The mining industry’s future hinges on relentless innovation, crucial for reducing costs and enhancing value. The advent of Industry 4.0 is revolutionizing this sector, significantly boosting operational efficiency, productivity, and safety. This technological leap is not just about integrating new tools; it’s a transformative process that redefines the roles of technology in production processes and reshapes job functions within a modernised organisational structure. Industry 4.0’s impact extends beyond mere automation, empowering employees with more meaningful and sophisticated work while aligning with evolving societal expectations. Smart mining’s success thus depends on the strategic implementation of these technologies, ensuring they complement and enhance the human elements of the industry while meeting the demands of a rapidly changing global market.
Kazakhstan’s mining sector is advancing its focus on local content, in line with the nation’s Code “On Subsoil and Subsoil Use,” which mandates a minimum of 50% local workforce employment by license holders for subsoil use. This is complemented by the Law “On Industrial Policy,” aiming to boost local content to 60% in regulated procurement. The industry is shifting towards long-term partnerships, favouring off-take contracts and agreements, a strategy that aims to mitigate supply chain disruptions. Additionally, there’s an expectation of a 40% increase in participation by local medium and small manufacturing enterprises due to the localisation of products used by subsoil operators. This evolving landscape necessitates the development of financing practices tailored to off-take contracts, presenting a new challenge for mining companies, financial institutions, and the government. The key question remains: are these entities prepared to adapt to and support this changing dynamic, ensuring sustainable growth and enhanced local participation in the sector?
Analysis of the challenges of current challenges in mineral exploration. Assessment of geological and investment risks associated with the use of subsoil.
Development of a GIS project, including digital processing and analysis of archival geological and geophysical data. Use of remote sensing data, including detailed satellite images, to identify potential ore zones using multi- and hyperspectral analysis, and lineament analysis. Carrying out field verification to determine the necessity of ground exploration. Use of specialised software for data analysis and processing.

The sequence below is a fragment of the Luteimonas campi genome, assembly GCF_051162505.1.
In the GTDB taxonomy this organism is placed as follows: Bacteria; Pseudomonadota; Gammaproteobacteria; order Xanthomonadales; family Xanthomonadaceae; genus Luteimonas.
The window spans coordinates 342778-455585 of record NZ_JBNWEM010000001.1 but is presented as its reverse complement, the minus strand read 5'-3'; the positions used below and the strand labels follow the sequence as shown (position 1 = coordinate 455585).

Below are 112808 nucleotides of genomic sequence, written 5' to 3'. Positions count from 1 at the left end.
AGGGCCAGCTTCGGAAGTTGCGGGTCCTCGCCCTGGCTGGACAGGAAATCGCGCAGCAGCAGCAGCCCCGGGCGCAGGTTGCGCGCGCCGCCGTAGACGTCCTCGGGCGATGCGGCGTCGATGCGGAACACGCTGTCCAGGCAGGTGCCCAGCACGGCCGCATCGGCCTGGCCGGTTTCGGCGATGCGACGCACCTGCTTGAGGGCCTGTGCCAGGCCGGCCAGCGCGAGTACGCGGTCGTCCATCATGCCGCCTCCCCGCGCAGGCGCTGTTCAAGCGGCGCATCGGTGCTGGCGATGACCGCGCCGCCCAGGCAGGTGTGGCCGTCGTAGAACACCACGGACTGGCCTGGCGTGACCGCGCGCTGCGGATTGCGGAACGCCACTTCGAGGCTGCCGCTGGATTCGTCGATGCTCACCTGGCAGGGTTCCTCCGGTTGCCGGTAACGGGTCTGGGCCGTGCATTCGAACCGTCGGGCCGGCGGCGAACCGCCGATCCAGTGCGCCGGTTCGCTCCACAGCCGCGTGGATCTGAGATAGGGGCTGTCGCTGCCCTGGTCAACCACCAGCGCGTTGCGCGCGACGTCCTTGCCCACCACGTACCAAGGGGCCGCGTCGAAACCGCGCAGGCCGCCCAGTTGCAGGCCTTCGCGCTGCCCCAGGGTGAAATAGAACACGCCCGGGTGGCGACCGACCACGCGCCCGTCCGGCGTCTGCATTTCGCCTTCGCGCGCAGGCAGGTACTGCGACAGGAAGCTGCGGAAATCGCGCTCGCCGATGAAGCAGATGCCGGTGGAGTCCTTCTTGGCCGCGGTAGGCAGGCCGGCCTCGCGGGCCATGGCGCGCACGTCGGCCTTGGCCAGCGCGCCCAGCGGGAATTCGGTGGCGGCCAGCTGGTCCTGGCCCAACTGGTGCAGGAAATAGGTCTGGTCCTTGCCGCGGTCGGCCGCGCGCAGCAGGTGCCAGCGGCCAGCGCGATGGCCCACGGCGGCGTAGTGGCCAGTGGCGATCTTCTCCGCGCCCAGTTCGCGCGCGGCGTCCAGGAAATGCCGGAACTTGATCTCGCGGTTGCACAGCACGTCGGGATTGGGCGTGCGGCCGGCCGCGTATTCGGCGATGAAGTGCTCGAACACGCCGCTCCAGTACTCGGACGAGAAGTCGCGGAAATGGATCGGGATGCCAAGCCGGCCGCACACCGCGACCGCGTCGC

Examples of projects:
Presentation of successfully implemented projects in the field of geology and subsoil use, demonstrating the effectiveness of the methods and approaches used.
Practical application of algorithms:
Discussion of the real capabilities and limitations of algorithms in the context of geological exploration and subsoil use, the difference between myths and reality in their use.
In Kazakhstan’s mining sector, adopting international Environmental, Social, and Governance (ESG) standards is vital for both competitiveness and sustainable growth. Given that many of these enterprises export to global markets and secure funding from international financial lenders, they face increasingly stringent demands. These include a shift towards green technologies, addressing climate change, and making impactful investments. The session will provide a platform for these companies to share their experiences with ESG practices, outlining their strategies for decarbonisation and the pursuit of carbon neutrality. Experts will discuss current trends and challenges in the implementation of ESG practices and projects, focusing on environmental conservation, social responsibility, and corporate governance. Additionally, the session will highlight the role of new technologies and innovations in minimising environmental impacts and promoting ecological restoration in the mining industry.